I have used the land's resources and materials for the art that I create. All the art skills I learned I use to practice with my own students. As a class, we learned to stretch, scrape, and flesh a moose hide. What we need to learn next is to hunt the moose, which I am trying to convince people to help me to learn to do this. With the moose hide in its raw hide state, people can use it to make drums and rattles. When you pass the rawhide stage, you work the hide into its smoked stage, you will have soft leather. With this soft leather one can make anything: mitts, moccasins, bracelets, earrings, and much more. With the fur, one can use it as liner or trim for mitts or moccasins. Within our class, we experimented with fur. We washed and dyed the fur different colors and then did some moose hide tufting onto leather. Tufting is a form of appliqué; you pick up little bunches of fur and you sew it onto the leather, then trim it to create a design. I have attended a porcupine quill workshop and have done some experimenting myself with porcupines and porcupine quills. Many people harvest porcupine quills from roadkill and they often will leave tobacco to honor and give gratitude to the spirit of the animal.

My students and I have picked, washed, dyed, and created art with porcupine quills on different materials. I have learned from these experiences that the land does sustain us in all aspects of life, living and enjoyment, feeding us, warming us, and allowing us to be creative. I have also found that students love to be a part of these experiences. They love experimenting and learning along the way. The art supplies we create are made available to us from the land. The land and the language are connected; the names of things are usually a description of what they are and what they are used for. Most Indigenous arts, such as beading, working with hide, dance, songs (ceremony), sewing (clothing, blankets), are intertwined and express our identity and way of life as Indigenous people. These are the things that kept us alive. Being able to hunt and then use the whole animal is art in itself: from scraping to smoking, stretching into raw hide for tools or drums or carrying on to make smoked traditional hide for clothing and shelter, and also to make all tools for survival.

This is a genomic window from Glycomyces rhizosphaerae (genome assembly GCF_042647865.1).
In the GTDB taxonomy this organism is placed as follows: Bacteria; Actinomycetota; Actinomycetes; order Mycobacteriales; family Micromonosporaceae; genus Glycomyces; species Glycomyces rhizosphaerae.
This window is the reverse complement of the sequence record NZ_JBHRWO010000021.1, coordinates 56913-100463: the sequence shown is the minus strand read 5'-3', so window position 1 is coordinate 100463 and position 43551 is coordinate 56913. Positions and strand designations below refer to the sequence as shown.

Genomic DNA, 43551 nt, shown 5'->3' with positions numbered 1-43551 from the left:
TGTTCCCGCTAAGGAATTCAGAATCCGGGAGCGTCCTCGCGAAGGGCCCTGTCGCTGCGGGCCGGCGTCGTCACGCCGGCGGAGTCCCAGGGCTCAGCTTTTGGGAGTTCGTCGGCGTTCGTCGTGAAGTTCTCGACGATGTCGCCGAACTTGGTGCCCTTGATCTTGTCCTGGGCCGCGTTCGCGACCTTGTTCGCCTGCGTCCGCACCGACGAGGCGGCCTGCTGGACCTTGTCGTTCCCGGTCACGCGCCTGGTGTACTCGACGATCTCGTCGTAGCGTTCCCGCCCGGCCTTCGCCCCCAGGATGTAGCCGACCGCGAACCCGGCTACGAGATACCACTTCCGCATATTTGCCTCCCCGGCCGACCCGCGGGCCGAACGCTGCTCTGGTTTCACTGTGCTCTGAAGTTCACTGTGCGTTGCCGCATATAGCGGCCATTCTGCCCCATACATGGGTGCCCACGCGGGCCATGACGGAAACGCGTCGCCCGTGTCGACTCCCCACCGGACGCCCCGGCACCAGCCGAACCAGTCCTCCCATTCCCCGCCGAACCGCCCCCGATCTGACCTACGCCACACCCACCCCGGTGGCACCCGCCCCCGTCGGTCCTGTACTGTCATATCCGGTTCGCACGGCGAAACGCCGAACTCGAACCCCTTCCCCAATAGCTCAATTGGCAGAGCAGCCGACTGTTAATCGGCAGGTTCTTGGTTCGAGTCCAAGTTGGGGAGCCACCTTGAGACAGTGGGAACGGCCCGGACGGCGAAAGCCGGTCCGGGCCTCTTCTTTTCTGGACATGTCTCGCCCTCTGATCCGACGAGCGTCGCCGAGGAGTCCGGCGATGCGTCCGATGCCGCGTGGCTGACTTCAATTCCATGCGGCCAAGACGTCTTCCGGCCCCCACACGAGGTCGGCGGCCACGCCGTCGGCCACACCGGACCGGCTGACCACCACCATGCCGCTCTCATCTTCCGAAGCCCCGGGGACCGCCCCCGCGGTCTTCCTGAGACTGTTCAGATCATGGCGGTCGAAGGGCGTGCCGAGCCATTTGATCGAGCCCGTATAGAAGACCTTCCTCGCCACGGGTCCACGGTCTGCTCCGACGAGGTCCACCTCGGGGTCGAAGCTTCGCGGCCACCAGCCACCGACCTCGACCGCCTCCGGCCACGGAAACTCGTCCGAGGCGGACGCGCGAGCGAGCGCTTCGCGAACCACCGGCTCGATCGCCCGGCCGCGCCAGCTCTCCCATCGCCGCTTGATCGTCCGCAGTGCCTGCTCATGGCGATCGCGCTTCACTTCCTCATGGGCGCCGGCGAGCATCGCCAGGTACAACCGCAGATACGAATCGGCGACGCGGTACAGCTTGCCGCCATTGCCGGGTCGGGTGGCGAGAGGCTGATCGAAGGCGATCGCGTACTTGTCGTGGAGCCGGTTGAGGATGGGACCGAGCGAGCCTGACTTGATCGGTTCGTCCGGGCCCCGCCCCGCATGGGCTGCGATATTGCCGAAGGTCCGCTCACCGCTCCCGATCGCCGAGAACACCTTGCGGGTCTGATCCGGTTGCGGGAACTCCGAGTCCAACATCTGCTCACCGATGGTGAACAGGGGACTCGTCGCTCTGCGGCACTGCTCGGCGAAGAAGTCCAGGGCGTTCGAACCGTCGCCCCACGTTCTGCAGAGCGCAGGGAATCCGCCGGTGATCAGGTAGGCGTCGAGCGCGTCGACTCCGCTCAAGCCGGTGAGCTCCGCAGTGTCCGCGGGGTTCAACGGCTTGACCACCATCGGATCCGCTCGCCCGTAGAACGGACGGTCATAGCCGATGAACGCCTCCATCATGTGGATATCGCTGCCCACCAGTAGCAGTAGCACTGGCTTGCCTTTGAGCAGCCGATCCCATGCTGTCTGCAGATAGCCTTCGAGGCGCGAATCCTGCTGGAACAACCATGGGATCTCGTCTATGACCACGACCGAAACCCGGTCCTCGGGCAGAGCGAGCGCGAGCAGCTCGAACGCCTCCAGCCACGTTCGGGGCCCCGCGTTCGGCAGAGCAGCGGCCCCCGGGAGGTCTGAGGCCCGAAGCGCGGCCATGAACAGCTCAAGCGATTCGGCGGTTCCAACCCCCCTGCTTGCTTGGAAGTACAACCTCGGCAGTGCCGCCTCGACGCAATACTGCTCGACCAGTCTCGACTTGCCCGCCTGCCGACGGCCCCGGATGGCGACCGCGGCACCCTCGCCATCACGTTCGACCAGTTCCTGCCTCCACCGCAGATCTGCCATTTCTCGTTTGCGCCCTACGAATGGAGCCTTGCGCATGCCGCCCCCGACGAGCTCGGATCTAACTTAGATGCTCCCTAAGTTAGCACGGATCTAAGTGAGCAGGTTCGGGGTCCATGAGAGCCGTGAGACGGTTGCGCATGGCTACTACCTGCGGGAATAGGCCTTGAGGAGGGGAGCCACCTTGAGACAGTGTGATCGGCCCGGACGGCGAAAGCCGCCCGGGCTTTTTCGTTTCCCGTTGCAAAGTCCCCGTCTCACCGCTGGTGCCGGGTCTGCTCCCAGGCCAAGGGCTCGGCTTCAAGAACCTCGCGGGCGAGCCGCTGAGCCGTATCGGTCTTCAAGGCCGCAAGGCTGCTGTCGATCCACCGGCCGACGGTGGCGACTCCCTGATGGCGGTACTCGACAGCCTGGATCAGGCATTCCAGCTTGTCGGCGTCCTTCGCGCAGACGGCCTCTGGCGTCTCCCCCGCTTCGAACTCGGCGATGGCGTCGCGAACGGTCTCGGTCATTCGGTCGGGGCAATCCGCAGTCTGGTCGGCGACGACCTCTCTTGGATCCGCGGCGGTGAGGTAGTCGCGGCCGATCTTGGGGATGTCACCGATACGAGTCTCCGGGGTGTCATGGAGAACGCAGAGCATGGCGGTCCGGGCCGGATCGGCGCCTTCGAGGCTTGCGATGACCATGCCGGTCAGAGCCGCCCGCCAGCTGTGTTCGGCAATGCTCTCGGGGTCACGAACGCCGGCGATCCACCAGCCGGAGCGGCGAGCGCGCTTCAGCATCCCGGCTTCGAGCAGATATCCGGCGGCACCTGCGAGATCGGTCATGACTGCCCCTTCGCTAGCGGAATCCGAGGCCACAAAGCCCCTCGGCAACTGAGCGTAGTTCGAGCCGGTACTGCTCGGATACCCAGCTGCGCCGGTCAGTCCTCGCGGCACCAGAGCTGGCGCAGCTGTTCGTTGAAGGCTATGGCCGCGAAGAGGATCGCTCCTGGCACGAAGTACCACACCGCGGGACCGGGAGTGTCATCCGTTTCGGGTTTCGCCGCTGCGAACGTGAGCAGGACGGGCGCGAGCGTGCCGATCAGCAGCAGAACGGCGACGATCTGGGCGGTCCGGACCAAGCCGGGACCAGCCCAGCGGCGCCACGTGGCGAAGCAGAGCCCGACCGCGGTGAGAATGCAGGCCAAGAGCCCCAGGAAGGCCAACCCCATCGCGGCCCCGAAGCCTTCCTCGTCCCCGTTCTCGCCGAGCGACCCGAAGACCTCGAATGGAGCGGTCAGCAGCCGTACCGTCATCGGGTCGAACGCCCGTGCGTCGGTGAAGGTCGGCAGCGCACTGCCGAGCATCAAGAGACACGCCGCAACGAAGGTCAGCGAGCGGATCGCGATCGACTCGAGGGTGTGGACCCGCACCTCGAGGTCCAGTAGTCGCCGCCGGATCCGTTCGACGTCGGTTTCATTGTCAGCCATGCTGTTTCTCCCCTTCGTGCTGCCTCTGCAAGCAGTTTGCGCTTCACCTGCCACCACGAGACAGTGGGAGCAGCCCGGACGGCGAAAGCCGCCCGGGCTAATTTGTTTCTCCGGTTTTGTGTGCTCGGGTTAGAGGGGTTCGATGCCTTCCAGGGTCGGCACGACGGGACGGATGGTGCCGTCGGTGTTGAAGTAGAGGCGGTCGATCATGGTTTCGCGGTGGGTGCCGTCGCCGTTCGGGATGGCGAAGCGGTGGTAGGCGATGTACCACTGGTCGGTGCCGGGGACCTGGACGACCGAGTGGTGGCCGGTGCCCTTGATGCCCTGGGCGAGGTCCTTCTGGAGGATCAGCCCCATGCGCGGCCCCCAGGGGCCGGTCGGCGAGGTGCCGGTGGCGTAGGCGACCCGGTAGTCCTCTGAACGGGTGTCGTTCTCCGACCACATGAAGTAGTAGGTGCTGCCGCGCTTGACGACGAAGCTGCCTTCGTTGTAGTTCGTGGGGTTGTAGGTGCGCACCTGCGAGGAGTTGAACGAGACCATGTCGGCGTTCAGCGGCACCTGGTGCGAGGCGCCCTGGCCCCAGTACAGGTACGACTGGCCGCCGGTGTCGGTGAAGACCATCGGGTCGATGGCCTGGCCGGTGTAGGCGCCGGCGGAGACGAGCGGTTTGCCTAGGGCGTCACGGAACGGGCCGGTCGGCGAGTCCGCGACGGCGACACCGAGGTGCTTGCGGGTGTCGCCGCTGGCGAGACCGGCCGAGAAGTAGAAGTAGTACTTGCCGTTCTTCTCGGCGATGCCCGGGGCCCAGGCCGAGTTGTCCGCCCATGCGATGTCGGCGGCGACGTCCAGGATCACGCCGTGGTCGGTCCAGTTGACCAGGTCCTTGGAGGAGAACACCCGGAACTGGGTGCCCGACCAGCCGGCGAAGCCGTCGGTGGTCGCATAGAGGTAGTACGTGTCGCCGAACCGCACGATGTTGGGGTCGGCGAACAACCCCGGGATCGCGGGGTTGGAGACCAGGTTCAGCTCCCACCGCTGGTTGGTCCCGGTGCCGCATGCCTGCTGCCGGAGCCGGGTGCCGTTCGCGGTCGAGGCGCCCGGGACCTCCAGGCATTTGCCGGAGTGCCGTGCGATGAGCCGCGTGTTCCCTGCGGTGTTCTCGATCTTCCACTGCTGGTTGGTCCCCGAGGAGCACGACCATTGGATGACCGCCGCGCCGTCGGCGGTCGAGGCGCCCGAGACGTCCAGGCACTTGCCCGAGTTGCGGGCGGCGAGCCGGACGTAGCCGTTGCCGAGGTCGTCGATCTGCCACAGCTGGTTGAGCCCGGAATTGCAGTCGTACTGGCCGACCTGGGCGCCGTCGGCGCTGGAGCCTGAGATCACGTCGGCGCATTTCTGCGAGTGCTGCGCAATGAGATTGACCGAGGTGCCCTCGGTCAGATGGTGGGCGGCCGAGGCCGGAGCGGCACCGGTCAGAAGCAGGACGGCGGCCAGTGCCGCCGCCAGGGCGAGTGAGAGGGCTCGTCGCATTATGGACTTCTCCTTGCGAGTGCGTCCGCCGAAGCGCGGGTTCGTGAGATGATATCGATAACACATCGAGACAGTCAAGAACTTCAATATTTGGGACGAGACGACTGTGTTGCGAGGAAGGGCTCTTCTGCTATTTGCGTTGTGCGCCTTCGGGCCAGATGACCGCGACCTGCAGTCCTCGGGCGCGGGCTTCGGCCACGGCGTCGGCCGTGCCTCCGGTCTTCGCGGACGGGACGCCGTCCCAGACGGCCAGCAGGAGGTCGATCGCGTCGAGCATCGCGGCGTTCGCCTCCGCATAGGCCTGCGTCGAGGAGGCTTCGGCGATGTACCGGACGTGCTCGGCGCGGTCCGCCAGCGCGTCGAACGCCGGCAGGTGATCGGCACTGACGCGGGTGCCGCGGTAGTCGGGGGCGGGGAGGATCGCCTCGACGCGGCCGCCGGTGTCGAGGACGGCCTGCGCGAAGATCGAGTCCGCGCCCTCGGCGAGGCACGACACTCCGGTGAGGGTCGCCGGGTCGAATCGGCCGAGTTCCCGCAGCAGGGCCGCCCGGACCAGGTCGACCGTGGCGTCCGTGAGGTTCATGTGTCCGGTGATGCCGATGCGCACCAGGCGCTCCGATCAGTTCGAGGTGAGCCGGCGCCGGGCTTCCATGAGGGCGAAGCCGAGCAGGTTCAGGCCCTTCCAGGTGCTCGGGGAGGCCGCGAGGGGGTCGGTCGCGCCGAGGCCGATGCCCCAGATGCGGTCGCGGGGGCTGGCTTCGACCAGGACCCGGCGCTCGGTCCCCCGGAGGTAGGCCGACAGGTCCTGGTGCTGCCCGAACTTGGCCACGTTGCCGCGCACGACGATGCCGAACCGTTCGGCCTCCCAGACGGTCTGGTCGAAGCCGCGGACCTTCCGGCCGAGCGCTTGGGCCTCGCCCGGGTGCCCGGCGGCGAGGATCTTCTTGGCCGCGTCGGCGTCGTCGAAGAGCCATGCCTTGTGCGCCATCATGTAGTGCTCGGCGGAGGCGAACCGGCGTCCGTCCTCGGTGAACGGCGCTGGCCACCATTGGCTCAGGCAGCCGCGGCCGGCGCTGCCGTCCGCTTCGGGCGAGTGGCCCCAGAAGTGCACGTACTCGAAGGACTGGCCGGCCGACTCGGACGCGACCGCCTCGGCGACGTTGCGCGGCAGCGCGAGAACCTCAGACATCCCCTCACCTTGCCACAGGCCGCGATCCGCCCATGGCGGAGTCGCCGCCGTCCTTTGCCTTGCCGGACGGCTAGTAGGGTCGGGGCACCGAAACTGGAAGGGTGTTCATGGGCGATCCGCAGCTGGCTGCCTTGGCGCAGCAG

Our Indigenous languages, all Indigenous languages, are how we communicate to live, to create and to experience life together and with much deeper meaning. In nêhiyawêwin the words mean more, they are more specific to the activity, they are much more descriptive. Cikâstêpayihcikanikamik is a word in nêhiyawêwin that is used for movie theater. It means a building where movies are made. Cikâstê-shadow/payi-occur, happen/ ikan-indicating a thing happening/ wikamik is a word for building. Literally, the word means “the building where shadows are made.” This is how most nêhiyawêwin words are made in little pieces that describe what is happening. I would say art does the same thing it can describe feelings, memories, represent social issues and so much more. Language and art portray the same things;